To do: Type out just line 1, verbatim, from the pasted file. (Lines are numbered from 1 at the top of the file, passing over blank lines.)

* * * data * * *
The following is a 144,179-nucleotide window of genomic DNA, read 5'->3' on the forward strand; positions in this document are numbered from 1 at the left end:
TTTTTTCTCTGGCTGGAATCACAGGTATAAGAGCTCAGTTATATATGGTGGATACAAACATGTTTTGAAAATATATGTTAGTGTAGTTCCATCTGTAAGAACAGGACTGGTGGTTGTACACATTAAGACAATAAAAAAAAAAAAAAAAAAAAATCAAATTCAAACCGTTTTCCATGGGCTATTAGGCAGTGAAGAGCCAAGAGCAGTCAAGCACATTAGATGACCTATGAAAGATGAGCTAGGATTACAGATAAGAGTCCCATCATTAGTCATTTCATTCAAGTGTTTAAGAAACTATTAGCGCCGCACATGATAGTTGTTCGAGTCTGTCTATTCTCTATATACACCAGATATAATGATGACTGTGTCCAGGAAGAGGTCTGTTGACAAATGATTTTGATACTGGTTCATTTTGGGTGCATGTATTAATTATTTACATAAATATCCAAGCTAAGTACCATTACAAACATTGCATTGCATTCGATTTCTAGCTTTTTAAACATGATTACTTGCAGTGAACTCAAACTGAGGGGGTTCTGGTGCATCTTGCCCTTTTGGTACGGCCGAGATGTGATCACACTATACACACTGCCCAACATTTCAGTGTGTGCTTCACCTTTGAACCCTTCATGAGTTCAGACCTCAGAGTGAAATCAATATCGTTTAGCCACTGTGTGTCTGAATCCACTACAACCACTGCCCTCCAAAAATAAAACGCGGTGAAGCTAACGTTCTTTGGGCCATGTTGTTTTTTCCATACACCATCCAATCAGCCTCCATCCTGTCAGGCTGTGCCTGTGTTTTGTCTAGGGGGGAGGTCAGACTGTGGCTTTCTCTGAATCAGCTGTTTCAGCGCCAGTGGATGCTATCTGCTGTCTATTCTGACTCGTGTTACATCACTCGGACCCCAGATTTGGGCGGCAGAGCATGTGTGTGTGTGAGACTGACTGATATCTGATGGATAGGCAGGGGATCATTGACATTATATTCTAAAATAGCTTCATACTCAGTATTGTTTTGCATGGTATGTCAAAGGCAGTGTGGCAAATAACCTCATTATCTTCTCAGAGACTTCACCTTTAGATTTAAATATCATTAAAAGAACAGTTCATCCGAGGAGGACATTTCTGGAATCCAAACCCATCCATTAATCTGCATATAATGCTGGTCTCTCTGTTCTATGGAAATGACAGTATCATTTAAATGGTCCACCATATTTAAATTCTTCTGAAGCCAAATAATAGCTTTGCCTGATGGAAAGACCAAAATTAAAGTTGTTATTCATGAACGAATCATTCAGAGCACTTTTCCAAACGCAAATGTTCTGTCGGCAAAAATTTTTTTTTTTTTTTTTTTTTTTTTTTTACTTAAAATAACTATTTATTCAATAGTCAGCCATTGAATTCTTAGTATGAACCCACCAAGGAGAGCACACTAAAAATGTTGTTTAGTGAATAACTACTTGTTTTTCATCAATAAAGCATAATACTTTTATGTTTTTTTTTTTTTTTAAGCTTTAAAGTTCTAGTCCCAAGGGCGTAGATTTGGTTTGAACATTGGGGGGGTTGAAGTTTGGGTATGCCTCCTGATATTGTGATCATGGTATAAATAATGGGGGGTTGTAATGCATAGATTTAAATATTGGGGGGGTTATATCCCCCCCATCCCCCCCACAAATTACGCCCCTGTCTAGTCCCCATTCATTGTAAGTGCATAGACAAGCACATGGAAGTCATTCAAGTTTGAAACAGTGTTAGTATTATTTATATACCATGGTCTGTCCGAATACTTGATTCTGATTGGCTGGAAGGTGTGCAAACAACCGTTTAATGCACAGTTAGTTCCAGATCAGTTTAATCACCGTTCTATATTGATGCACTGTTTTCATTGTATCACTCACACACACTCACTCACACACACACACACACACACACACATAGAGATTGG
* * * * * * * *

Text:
The following is a 144,179-nucleotide window of genomic DNA, read 5'->3' on the forward strand; positions in this document are numbered from 1 at the left end: